Major US orchestra chief is battling cancer

Major US orchestra chief is battling cancer


norman lebrecht

December 08, 2018

We are very sorry to hear that Anne Parsons, president of the Detroit Symphony Orchestra, has been diagnosed with metastatic lung cancer.

She has delivered a full assessment to her colleagues and is staying very positive, though she may need to take some time off for treatment.

Anne is one of the heroes of the American music scene, having turned Detroit around from despair to hope.

We send her all good wishes for a full recovery.

Here’s a statement from the orchestra:

This fall, DSO President and CEO Anne Parsons was diagnosed with metastatic lung cancer. Her doctors at the Henry Ford Health System have done extensive testing and found several options for treatment. As a lifelong non-smoker and an overall healthy and positive individual, Anne has many reasons to feel optimistic, and she plans on working throughout her treatment. As her plan has recently moved to a stage involving a combination of chemotherapy and immunotherapy, she wanted to be fully transparent with her DSO family about potential changes to her schedule. In sharing this news, Anne specified that her two goals are to do everything she can to stabilize her health and to ensure that the DSO continues to thrive and is not adversely affected by her personal circumstances. Together, the DSO and Anne aim to be completely transparent about this matter, and we will provide updates if necessary. As there is currently little change foreseen to the daily operations of the orchestra, this will be our only statement on this personal health news at this time.



  • Bruce says:

    Best wishes to her and hers.

  • I pray she pulls through this as best possible. There are wonderful orchestra managers – and then there is Anne Parsons. She is a jewel of the American orchestra community.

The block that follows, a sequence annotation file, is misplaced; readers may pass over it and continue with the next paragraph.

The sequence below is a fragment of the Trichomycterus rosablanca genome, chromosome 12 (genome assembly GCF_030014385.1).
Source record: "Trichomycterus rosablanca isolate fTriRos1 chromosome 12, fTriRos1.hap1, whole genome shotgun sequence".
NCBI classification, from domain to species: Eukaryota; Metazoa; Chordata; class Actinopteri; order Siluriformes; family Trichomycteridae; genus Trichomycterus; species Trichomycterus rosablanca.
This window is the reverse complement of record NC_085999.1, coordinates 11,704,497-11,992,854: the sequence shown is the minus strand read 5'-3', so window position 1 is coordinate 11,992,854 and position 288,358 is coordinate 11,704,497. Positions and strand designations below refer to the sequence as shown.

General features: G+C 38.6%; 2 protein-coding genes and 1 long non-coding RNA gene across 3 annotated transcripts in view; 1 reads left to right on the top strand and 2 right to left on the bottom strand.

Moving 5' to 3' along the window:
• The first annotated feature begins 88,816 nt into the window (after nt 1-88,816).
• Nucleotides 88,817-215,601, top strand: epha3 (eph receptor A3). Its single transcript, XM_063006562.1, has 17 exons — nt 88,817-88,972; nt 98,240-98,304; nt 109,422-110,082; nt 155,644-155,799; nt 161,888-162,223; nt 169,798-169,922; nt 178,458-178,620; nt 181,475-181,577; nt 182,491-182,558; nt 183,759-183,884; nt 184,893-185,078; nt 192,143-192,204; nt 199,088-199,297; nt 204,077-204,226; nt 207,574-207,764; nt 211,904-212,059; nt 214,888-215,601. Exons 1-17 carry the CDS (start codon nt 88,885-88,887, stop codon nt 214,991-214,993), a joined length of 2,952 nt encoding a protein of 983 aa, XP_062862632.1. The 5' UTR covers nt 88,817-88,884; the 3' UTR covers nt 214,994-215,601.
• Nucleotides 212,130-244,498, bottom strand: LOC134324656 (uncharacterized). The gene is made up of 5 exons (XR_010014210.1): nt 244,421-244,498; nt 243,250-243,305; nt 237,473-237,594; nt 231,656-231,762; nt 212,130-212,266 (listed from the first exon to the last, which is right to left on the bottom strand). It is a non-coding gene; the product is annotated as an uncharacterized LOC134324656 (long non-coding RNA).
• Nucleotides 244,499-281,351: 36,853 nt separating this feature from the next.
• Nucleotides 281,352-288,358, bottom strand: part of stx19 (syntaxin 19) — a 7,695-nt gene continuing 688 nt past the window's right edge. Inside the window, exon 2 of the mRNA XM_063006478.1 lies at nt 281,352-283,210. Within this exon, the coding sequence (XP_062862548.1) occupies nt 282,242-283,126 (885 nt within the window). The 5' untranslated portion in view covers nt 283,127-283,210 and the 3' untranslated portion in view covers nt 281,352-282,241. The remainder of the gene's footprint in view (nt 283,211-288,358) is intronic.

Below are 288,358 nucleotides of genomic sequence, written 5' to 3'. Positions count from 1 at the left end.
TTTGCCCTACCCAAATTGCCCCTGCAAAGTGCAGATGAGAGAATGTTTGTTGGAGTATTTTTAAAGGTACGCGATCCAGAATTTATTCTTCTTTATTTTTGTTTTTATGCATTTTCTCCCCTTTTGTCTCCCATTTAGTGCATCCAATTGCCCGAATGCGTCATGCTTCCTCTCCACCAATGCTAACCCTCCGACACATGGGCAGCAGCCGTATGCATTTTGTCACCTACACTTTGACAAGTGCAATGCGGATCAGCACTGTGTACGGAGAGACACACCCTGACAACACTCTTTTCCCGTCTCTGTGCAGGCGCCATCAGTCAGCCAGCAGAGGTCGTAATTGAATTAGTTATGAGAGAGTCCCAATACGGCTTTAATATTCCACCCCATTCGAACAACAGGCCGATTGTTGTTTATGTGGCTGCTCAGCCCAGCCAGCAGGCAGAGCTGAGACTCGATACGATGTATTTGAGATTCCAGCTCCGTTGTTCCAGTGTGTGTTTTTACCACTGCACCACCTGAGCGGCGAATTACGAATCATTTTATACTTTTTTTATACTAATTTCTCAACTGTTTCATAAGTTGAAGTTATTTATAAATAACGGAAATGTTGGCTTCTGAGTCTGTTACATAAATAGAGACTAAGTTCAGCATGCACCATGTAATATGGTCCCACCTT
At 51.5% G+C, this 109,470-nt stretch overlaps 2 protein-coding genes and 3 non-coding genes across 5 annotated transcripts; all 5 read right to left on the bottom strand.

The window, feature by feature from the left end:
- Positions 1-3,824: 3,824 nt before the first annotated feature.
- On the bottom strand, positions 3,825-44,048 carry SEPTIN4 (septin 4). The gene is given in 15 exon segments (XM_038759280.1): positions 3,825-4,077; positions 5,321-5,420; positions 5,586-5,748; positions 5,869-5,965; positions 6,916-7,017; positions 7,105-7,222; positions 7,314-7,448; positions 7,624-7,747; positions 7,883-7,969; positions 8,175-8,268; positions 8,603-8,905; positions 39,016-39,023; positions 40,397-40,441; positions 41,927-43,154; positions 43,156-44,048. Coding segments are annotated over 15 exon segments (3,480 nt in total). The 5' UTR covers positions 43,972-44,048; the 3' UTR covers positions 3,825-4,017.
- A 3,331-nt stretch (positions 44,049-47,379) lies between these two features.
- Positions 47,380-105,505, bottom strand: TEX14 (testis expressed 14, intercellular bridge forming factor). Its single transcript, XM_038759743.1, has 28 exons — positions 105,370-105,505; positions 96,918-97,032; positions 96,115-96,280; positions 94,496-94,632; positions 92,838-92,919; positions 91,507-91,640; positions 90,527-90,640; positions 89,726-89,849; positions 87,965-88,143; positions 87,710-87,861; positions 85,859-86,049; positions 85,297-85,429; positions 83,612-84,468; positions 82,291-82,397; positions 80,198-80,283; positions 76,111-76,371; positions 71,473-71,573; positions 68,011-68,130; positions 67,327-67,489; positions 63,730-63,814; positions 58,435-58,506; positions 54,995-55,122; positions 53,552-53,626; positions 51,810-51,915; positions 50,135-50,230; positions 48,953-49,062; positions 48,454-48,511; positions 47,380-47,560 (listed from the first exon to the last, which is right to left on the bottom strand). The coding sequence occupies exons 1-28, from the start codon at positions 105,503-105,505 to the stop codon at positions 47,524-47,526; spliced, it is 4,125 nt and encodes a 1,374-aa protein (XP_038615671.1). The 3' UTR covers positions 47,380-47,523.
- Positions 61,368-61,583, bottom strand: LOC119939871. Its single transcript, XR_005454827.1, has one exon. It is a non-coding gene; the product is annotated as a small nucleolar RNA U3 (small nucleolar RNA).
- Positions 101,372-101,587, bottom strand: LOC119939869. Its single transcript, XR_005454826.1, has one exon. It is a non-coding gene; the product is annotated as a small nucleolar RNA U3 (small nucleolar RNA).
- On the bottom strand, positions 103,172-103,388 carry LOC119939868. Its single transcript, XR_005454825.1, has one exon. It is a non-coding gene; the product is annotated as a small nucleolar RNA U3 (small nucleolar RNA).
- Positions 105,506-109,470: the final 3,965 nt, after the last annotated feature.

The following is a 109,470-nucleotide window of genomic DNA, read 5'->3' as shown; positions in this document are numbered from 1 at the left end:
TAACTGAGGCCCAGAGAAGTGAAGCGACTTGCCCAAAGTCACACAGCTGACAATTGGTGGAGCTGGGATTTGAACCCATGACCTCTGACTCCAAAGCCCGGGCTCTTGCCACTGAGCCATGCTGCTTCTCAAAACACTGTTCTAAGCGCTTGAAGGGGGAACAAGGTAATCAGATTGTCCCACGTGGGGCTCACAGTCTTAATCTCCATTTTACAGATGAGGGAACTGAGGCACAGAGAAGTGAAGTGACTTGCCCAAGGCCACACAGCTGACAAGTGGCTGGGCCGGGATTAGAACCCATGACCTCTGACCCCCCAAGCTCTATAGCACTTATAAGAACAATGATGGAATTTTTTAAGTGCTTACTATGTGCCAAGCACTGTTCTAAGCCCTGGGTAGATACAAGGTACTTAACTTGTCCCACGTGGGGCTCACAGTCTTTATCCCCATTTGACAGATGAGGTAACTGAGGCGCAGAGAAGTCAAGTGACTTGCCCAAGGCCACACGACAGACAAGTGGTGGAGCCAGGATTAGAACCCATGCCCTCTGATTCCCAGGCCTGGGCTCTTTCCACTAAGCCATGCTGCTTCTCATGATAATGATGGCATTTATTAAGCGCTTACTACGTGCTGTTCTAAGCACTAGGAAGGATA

• Ted says:

    I am a cancer survivor. One thing that I always find irksome is when people use martial or conflict-based metaphors to discuss cancer–“Joe is fighting cancer” or “Fred lost his battle against cancer last week”. I roll my eyes and explain that in real life you don’t fight cancer; you follow your oncologist’s instructions and hope for the best.

    As always, Stone and Parker get this right:

    • Chris says:

      I agree entirely with Ted. My wife of 26 years died in 2016 after having had bowel cancer diagnosed just a year earlier. She never fought/battled cancer – she learned to live with it as best she could and as Ted says, she worked with the medics to deal with it. In fact the morning after the diagnosis, the surgeon said that they would ‘give it their best shot’ when treating and trying to cure it, to which she replied ‘Well, if you give it YOUR best shot so shall we (her and me)’

  • Me! says:

    Metastatic cancer is not curable and the battle is against the cancer, ie the medicines try to keep it at bay but like advancing troops we know who is ultimately going to win (minus a few instances with immunotherapy or isolated metastasis). She can especially if has a treatable mutation live for years and she could succumb to it at any point. Everyone wishes everyone with cancer the best— lung is one of the most fatal and underfunded due to association with smokers- but 15-20% of current lung cancer patients were never smokers and if isolate them out still more fatalities then many other cancers— we need to educate people as to this and that symptoms (eg chronic cough) are often not screened with ct for lung cancer in non smokers (who typically get it at 53 v 70 years old for smokers) resulting in 2/3 diagnosed at stage 4 (incurable and spread) – let’s educate ourselves as media isn’t

    • Ted says:

      You mean, metastatic cancer is not USUALLY curable. It’s not a death sentence either. Among patients who have stage four (metastatic) colon cancer, four percent survive. A fellow chorister in an opera company I often chorus in had stage four colon cancer and now, almost two decades later, is fine.